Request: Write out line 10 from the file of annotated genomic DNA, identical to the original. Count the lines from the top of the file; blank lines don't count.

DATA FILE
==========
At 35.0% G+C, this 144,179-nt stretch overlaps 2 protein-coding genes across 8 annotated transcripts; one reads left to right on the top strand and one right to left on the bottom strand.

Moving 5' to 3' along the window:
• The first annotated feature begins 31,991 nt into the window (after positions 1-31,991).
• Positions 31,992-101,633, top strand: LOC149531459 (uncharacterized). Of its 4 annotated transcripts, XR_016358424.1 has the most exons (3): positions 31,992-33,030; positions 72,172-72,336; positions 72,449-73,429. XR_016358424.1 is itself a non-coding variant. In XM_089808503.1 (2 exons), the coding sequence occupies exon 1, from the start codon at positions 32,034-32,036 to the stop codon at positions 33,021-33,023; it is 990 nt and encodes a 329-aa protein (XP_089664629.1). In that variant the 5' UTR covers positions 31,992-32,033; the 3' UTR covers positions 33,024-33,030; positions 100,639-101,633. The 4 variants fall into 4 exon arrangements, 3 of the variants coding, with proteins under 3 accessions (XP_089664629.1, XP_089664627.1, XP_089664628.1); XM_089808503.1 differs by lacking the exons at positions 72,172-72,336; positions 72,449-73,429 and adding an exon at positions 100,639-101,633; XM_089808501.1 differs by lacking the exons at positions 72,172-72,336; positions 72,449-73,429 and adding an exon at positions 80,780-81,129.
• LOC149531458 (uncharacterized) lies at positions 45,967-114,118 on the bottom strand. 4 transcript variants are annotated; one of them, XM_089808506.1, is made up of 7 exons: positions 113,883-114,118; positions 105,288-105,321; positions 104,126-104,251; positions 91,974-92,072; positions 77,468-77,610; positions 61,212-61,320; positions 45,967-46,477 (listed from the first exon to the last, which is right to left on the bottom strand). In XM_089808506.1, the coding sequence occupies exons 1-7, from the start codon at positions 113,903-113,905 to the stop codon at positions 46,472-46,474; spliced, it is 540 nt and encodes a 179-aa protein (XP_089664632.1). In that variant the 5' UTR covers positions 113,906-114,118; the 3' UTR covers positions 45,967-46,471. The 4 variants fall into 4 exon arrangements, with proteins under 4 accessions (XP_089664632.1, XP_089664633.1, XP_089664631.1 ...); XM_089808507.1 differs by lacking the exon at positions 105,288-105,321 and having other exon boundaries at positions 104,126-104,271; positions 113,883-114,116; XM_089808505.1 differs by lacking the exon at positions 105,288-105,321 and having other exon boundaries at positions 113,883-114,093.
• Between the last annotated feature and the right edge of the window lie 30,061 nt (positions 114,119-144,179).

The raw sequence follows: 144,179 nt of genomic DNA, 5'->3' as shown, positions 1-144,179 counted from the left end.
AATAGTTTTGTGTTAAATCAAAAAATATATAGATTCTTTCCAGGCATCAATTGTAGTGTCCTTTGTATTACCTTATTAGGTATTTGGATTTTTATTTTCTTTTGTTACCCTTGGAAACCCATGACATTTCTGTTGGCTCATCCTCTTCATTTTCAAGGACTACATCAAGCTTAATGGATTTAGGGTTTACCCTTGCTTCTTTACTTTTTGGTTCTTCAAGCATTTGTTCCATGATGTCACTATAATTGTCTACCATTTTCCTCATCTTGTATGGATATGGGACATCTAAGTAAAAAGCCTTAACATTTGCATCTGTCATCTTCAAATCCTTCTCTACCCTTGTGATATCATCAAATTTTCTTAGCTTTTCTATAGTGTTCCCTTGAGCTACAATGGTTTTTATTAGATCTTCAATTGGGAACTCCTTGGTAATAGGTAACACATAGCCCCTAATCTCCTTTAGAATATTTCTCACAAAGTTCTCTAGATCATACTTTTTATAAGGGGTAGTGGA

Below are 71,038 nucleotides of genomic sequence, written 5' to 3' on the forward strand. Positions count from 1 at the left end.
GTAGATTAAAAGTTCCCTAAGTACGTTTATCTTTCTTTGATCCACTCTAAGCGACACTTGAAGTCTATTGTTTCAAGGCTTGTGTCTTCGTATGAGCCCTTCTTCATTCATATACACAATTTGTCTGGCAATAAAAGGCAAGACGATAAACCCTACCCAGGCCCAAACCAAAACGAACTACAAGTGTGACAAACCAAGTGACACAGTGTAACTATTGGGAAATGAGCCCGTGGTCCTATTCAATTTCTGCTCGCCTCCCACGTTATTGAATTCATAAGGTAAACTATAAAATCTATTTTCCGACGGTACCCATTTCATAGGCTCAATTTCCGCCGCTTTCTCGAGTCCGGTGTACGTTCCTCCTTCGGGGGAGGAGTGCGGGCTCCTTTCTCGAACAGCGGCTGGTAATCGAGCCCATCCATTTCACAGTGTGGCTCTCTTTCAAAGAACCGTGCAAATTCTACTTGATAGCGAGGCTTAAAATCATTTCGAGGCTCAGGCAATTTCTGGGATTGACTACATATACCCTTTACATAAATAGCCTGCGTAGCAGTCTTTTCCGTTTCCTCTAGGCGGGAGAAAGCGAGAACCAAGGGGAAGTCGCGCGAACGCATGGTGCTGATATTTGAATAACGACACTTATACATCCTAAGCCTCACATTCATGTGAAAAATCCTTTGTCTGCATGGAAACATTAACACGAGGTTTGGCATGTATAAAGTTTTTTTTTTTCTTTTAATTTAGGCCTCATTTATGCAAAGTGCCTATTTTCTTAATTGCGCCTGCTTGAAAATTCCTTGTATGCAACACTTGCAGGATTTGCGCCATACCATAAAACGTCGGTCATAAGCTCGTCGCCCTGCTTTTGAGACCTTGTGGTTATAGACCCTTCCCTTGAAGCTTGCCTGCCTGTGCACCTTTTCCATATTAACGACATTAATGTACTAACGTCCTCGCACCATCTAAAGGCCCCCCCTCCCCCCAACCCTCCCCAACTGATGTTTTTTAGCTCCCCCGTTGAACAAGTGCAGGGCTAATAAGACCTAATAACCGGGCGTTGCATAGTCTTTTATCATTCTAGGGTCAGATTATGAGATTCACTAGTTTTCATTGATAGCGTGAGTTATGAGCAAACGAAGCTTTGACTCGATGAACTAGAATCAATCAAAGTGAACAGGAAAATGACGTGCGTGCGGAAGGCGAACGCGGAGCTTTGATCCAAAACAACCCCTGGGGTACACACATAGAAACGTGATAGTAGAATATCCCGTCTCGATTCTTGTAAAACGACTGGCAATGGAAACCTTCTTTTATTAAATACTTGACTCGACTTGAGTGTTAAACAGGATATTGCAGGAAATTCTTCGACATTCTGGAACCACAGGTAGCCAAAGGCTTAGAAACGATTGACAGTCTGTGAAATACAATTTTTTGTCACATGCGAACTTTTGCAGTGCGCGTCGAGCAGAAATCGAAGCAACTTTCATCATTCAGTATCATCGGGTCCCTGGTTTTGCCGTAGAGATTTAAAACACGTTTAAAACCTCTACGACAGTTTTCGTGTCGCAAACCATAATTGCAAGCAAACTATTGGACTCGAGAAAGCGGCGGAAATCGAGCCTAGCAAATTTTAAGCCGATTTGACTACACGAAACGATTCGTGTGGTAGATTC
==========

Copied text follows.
GTAGATTAAAAGTTCCCTAAGTACGTTTATCTTTCTTTGATCCACTCTAAGCGACACTTGAAGTCTATTGTTTCAAGGCTTGTGTCTTCGTATGAGCCCTTCTTCATTCATATACACAATTTGTCTGGCAATAAAAGGCAAGACGATAAACCCTACCCAGGCCCAAACCAAAACGAACTACAAGTGTGACAAACCAAGTGACACAGTGTAACTATTGGGAAATGAGCCCGTGGTCCTATTCAATTTCTGCTCGCCTCCCACGTTATTGAATTCATAAGGTAAACTATAAAATCTATTTTCCGACGGTACCCATTTCATAGGCTCAATTTCCGCCGCTTTCTCGAGTCCGGTGTACGTTCCTCCTTCGGGGGAGGAGTGCGGGCTCCTTTCTCGAACAGCGGCTGGTAATCGAGCCCATCCATTTCACAGTGTGGCTCTCTTTCAAAGAACCGTGCAAATTCTACTTGATAGCGAGGCTTAAAATCATTTCGAGGCTCAGGCAATTTCTGGGATTGACTACATATACCCTTTACATAAATAGCCTGCGTAGCAGTCTTTTCCGTTTCCTCTAGGCGGGAGAAAGCGAGAACCAAGGGGAAGTCGCGCGAACGCATGGTGCTGATATTTGAATAACGACACTTATACATCCTAAGCCTCACATTCATGTGAAAAATCCTTTGTCTGCATGGAAACATTAACACGAGGTTTGGCATGTATAAAGTTTTTTTTTTTCTTTTAATTTAGGCCTCATTTATGCAAAGTGCCTATTTTCTTAATTGCGCCTGCTTGAAAATTCCTTGTATGCAACACTTGCAGGATTTGCGCCATACCATAAAACGTCGGTCATAAGCTCGTCGCCCTGCTTTTGAGACCTTGTGGTTATAGACCCTTCCCTTGAAGCTTGCCTGCCTGTGCACCTTTTCCATATTAACGACATTAATGTACTAACGTCCTCGCACCATCTAAAGGCCCCCCCTCCCCCCAACCCTCCCCAACTGATGTTTTTTAGCTCCCCCGTTGAACAAGTGCAGGGCTAATAAGACCTAATAACCGGGCGTTGCATAGTCTTTTATCATTCTAGGGTCAGATTATGAGATTCACTAGTTTTCATTGATAGCGTGAGTTATGAGCAAACGAAGCTTTGACTCGATGAACTAGAATCAATCAAAGTGAACAGGAAAATGACGTGCGTGCGGAAGGCGAACGCGGAGCTTTGATCCAAAACAACCCCTGGGGTACACACATAGAAACGTGATAGTAGAATATCCCGTCTCGATTCTTGTAAAACGACTGGCAATGGAAACCTTCTTTTATTAAATACTTGACTCGACTTGAGTGTTAAACAGGATATTGCAGGAAATTCTTCGACATTCTGGAACCACAGGTAGCCAAAGGCTTAGAAACGATTGACAGTCTGTGAAATACAATTTTTTGTCACATGCGAACTTTTGCAGTGCGCGTCGAGCAGAAATCGAAGCAACTTTCATCATTCAGTATCATCGGGTCCCTGGTTTTGCCGTAGAGATTTAAAACACGTTTAAAACCTCTACGACAGTTTTCGTGTCGCAAACCATAATTGCAAGCAAACTATTGGACTCGAGAAAGCGGCGGAAATCGAGCCTAGCAAATTTTAAGCCGATTTGACTACACGAAACGATTCGTGTGGTAGATTC